Detective Sergeant Alexandra Cupidi has done little to ingratiate herself with her new colleagues in the Kentish countryside. She had her first partner arrested on murder charges and now she's been assigned to look after a young constable named Jill Ferriter. Babysitting isn't the only thing on her agenda when a woman's body is found floating in local marshland. No one seems sure how the woman died or who she is.
And it gets stranger from there. Once the woman is identified and Cupidi notifies the next of kin, the man tells her that he'd never known his mother until a homeless woman knocked on his door, claiming to be his mother just the night before...at the same time her body was being dredged from the marsh.
Cupidi must discover who the dead woman really was, who killed her, and how she managed to connect with her long lost son, apparently from beyond the grave. It's not going to be easy; she's also got her aging mother and a misbehaving daughter to contend with.
Alexandra Cupidi first appeared in Shaw's superb The Birdwatcher. I loved that book even though I couldn't stand the character of Cupidi. I am thrilled to report that several of Cupidi's rough edges have been filed down in Salt Lane. She's still impulsive. She still shoots her mouth off without thinking, but with the most abrasive parts of her personality smoothed down, I was spending more time focusing on the investigation and the other characters and less time fuming about Cupidi's behavior.
Shaw knows just how to get readers involved with his characters. Alex is trying to fit in with her new community. She's even joined a book club, and her opinion of the chosen crime novel doesn't surprise me a bit. But it's her reaction to the landscape that is most telling to me. While her daughter Zoë has completely embraced the marsh, Alex looks around and sees that "the sheer scale of nature here was awesome; disturbing," and when she must go out into nature, she is completely out of her element. And speaking of Alex's daughter, Zoë, Zoë is a big girl now, and she's smart. She needs to be told why she can't leave her phone at home and roam the marsh for hours. (Yes, there's a reason she shouldn't, folks, and you'll have to read the book to find out what it is.)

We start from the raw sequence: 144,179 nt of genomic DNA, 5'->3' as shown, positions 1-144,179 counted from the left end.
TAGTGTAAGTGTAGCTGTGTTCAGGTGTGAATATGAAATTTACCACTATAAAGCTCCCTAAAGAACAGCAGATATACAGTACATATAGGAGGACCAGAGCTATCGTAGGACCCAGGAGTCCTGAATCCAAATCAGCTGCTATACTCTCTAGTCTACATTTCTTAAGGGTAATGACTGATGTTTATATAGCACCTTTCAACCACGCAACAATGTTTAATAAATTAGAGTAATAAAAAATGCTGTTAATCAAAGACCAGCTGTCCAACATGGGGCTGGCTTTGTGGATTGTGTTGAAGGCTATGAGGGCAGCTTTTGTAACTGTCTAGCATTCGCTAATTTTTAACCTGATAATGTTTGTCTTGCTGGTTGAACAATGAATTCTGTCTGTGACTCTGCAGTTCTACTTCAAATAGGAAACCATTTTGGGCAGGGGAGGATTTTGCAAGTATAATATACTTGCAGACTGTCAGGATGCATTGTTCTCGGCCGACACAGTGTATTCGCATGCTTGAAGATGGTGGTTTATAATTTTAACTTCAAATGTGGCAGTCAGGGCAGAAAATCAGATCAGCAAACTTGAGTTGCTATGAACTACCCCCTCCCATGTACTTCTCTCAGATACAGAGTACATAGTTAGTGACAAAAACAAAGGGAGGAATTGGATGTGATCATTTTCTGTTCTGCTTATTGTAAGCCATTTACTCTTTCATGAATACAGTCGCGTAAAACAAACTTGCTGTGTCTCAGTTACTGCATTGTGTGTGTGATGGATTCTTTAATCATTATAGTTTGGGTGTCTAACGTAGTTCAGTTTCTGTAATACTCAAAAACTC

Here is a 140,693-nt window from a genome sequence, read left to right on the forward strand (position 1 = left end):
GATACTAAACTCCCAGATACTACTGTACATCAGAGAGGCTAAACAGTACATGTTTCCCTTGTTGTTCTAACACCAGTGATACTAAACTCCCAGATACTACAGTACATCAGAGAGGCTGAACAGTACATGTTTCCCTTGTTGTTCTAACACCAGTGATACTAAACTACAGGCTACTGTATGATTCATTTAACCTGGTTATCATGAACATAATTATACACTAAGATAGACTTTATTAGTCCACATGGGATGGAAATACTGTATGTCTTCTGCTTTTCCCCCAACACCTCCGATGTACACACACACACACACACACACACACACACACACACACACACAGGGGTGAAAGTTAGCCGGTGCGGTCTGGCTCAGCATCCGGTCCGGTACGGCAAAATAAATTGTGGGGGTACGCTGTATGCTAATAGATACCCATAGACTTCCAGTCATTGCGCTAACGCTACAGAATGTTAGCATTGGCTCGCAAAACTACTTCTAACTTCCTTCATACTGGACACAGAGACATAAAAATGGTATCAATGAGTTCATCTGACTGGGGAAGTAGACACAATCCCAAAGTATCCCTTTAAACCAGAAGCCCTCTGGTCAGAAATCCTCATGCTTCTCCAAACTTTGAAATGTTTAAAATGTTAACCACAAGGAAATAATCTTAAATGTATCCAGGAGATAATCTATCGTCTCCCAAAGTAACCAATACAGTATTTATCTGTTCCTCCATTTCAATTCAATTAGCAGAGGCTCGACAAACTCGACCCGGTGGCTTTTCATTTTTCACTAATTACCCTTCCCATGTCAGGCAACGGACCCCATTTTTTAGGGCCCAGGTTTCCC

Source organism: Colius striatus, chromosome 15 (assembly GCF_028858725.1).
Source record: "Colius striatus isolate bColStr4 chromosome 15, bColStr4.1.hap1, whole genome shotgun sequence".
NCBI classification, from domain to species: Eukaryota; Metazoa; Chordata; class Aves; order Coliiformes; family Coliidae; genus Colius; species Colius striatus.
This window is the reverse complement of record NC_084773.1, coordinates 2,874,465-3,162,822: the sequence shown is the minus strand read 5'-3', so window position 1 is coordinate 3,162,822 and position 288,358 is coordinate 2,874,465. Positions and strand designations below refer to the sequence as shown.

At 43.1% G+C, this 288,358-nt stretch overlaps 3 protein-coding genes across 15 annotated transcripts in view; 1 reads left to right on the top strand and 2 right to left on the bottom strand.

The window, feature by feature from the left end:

Salt Lane's mystery is a good one. It kept me guessing even though I should not have been surprised when the bad guy's identity was revealed. That's the best kind of mystery, though, isn't it-- when the bad guy is right out in plain sight? It's also a serious mystery, so the occasional flash of humor ("If it's Dolores Umbridge from the IPCC, tell her I'm busy.") is welcome.
A rock solid mystery that keeps readers guessing. A wonderful, atmospheric setting. Characters with layers that you have to peel back like onions. And Acknowledgements at the end that shed some interesting light on the author. Two excellent books in the series so far. I am really looking forward to book number three!
Salt Lane by William Shaw
Little, Brown and Company © 2018
eBook, 465 pages
Police Procedural, #2 Alexandra Cupidi mystery
Source: Purchased from Amazon.